The RPTF maintains a series of themed caucus groups that explore funding opportunities, help identify and generate metadata on relevant collections, and encourage academic study and educational uses of radio in their respective areas.
African American and Civil Rights Radio
Chair: Bala Baptiste (Miles College)
The caucus seeks to publish relevant scholarship and make publicly available materials concerning the relationship between radio, African Americans, and the Civil Rights Movement, with a particular focus on the years between 1948 and 1968.
Chair: Alejandra Bronfman (SUNY Albany)
This caucus includes professors, graduate students, librarians, archivists and independent scholars. Its members work on publications that draw from recently digitized Caribbean materials in the US, creating lesson plans and disseminating information about their collections, including planning for a series of multilingual audio essays.
College, Community, and Educational Radio
Chairs: Laura Schnitker (University of Maryland), Kate Jewell (Fitchburg State University), Jennifer Waits (Radio Survivor)
This caucus supports and promotes the preservation of college, community and educational radio archives and resources.
Please contact the caucus here: RPTF.CCER@gmail.com
Gender and Sexuality
Chair: Kathy Battles (Oakland University)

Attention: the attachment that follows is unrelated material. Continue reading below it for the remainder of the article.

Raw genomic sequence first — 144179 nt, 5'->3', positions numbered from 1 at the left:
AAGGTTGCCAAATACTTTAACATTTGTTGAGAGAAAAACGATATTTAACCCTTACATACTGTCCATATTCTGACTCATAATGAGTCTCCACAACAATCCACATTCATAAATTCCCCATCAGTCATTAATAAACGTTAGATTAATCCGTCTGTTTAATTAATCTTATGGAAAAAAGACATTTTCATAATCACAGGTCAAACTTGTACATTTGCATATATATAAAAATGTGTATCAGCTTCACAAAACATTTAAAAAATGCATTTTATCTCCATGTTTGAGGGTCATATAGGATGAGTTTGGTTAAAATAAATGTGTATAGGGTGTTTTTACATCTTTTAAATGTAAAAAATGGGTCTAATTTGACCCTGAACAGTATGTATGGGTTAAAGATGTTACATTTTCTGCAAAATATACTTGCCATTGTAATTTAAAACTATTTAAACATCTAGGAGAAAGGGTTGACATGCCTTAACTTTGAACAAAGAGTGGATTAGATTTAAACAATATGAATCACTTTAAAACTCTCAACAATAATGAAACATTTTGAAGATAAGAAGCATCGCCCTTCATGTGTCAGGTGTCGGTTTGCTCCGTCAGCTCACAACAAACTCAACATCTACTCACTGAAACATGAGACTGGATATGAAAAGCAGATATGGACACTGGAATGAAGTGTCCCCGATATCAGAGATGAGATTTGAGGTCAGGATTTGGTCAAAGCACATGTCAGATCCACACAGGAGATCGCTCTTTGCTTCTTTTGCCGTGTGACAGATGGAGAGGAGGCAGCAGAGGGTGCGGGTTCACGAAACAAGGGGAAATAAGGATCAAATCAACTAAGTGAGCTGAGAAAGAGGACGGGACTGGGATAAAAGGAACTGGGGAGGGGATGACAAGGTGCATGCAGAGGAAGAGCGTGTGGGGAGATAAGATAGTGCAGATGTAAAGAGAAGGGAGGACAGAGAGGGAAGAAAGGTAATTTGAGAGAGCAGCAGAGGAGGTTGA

This caucus seeks to identify and preserve recorded radio sound related to LGBTQIA communities, with a specific focus on women’s voices. It works with local broadcasters and collectors, as well as activists groups connected to LGBTQIA and/or feminist education and social movements.
History of In-Studio Performances
Chair: Kate Jewell (Fitchburg State University), Miles Levy (Smithsonian Channel), Elena Razlogova (Concordia)
This caucus works with music labels to document and increase the public availability of recordings and other materials connected to musical performances aired live from radio studios and remote venues.
Chair: Inés Casillas (University of California, Santa Barbara)
This caucus focuses on identifying collections of early Spanish-language and bilingual radio, facilitates the preservation of Spanish-language and bilingual radio materials, and encourages academic and public scholarship on Spanish-language and bilingual radio for broadcasting history and culture in the United States.